It’s hard to imagine now as so many people’s lives have been altered by the COVID-19 pandemic, but some day children will sit on their grandparents laps and listen to stories about the time when people were quarantined.
Some stories will be tragic. Others will be stories of creativity and perseverance. Chances are each story will be one that nobody hopes to relive.
Sam Ridgway was one of those children who heard tales of quarantine and loss of life from his grandfather, Harry Ridgway. Harry once composed the “Sidewalks of Hydetown” column for The Herald.
Harry told Sam stories of the influenza outbreak of the late teens during the last century. “I can remember being 12 or 13 years old when Harry told me about the outbreak,” Sam said. “Quarantines were posted on people’s homes.”
“As a young lad listening to Gramps, I was awestruck by what he said,” Sam said. “Sam, just start counting to 20,” Sam said his grandfather told him. Harry told his young grandson that once he got to 20, he should consider that person dead.
“Wow,” Sam said. “20 wasn’t a number that a 13-year-old couldn’t understand.” Harry explained to Sam that “was just the way it was.”
According to the Centers for Disease Control, the 1918 influenza pandemic was the most severe pandemic in recent history. It was caused by an H1N1 virus with genes of avian origin.
Although there is not universal consensus regarding where the virus originated, it spread worldwide during 1918-19. In the United States, it was first identified in military personnel in spring 1918.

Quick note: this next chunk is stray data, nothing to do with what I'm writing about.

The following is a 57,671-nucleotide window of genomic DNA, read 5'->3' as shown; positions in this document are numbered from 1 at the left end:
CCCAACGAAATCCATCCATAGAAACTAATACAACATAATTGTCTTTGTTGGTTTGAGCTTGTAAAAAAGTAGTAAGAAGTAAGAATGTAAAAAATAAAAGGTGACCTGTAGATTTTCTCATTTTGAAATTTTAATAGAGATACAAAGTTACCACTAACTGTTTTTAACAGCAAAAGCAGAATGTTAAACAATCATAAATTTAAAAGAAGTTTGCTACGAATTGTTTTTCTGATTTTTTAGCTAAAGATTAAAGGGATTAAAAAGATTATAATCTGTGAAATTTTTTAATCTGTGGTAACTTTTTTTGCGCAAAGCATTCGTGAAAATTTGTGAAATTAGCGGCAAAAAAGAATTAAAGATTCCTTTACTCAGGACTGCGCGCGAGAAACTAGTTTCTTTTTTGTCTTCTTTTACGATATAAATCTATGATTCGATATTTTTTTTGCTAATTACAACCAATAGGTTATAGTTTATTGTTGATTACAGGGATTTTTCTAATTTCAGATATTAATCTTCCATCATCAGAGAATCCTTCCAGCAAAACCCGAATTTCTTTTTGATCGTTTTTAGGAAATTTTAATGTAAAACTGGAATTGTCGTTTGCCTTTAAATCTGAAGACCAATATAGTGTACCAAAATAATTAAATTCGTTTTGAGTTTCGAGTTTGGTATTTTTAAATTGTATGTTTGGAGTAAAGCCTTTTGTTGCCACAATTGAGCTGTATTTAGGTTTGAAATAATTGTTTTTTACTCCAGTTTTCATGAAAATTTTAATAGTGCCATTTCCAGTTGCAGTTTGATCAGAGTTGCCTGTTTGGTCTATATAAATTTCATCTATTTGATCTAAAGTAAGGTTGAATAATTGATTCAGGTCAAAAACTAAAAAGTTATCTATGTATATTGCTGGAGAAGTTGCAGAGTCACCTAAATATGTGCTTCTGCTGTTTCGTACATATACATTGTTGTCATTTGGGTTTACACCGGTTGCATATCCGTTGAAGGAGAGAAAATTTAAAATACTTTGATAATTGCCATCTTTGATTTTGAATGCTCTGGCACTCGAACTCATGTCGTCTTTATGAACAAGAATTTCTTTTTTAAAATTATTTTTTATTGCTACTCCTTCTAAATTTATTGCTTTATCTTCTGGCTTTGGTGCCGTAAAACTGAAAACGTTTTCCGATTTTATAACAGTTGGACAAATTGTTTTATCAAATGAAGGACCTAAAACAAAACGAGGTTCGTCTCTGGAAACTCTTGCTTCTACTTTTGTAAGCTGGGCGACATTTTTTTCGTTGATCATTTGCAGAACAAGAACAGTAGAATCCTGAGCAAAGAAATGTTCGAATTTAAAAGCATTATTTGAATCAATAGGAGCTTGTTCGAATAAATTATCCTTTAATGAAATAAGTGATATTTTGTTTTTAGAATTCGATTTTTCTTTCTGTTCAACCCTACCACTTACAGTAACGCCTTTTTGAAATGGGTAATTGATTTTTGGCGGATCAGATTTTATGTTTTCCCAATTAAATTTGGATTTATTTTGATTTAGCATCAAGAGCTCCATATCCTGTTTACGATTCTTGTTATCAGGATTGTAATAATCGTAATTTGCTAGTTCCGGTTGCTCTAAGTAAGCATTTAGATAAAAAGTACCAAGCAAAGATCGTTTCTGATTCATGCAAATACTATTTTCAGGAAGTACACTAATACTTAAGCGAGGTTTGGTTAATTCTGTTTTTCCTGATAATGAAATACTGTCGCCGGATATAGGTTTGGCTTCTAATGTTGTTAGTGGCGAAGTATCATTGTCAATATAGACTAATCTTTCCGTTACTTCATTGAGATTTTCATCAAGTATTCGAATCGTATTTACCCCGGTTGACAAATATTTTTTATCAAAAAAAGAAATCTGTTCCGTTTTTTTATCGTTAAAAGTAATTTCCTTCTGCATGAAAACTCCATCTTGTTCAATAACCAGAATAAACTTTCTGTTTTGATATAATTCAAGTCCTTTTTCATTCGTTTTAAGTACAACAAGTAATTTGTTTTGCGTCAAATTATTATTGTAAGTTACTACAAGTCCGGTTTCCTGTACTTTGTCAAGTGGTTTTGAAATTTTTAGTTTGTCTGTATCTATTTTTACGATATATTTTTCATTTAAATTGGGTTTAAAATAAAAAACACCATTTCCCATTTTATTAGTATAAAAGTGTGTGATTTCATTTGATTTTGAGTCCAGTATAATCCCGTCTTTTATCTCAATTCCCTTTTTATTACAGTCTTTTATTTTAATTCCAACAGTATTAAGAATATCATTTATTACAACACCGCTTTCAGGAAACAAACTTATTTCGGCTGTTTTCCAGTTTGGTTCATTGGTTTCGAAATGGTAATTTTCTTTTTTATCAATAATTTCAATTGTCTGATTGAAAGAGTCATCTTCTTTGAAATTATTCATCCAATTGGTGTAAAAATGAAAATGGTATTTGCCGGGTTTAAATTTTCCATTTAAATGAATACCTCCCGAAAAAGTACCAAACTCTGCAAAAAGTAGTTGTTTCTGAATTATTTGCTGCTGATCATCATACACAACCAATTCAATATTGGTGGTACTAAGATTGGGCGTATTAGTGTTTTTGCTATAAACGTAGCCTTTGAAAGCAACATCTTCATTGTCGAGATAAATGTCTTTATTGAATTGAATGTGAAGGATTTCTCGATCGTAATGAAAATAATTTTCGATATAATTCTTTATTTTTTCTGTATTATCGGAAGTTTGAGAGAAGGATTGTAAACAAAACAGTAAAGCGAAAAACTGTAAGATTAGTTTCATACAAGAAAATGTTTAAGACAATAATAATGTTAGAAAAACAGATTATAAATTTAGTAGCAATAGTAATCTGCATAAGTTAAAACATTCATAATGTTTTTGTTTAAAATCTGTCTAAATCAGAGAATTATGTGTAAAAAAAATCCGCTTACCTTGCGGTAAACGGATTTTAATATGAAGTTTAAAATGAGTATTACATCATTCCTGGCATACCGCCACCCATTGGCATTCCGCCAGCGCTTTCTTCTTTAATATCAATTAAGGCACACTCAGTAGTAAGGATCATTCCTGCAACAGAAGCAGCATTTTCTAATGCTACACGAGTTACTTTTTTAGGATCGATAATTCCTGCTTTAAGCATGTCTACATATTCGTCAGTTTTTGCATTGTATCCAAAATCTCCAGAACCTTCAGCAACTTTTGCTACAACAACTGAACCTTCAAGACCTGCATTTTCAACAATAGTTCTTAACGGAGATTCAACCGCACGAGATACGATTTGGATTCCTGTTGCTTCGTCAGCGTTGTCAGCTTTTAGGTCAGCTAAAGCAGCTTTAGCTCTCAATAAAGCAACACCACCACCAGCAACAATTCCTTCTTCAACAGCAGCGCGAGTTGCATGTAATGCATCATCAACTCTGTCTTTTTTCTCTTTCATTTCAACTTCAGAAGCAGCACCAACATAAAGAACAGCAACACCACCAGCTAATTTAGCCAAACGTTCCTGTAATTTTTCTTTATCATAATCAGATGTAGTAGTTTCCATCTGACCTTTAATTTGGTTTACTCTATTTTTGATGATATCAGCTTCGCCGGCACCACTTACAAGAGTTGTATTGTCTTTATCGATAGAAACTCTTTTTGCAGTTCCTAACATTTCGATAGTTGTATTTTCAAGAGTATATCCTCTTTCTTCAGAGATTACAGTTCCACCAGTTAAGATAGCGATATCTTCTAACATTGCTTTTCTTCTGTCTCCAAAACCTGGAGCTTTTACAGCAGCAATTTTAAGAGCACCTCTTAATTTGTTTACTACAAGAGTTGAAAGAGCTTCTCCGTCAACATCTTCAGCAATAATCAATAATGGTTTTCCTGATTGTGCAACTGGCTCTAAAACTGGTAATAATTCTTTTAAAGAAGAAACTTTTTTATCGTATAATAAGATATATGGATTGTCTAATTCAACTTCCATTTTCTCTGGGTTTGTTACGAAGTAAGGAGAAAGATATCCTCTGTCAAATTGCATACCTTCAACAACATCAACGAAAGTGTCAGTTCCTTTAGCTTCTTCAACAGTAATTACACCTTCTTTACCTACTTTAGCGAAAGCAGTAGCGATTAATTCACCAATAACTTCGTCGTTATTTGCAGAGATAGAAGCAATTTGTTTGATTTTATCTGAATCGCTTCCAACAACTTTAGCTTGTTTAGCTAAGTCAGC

It is estimated that about 500 million people or one-third of the world’s population became infected with this virus. The number of deaths was estimated to be at least 50 million worldwide with about 675,000 occurring in the United States.
Mortality was high in people younger than 5 years old, 20-40 years old and 65 years and older. The high mortality in healthy people, including those in the 20-40 year age group, was a unique feature of this pandemic.
While the 1918 H1N1 virus has been synthesized and evaluated, the properties that made it so devastating are not well understood. With no vaccine to protect against influenza infection and no antibiotics to treat secondary bacterial infections that can be associated with influenza infections, control efforts worldwide were limited to non-pharmaceutical interventions such as isolation, quarantine, good personal hygiene, use of disinfectants and limitations of public gatherings.
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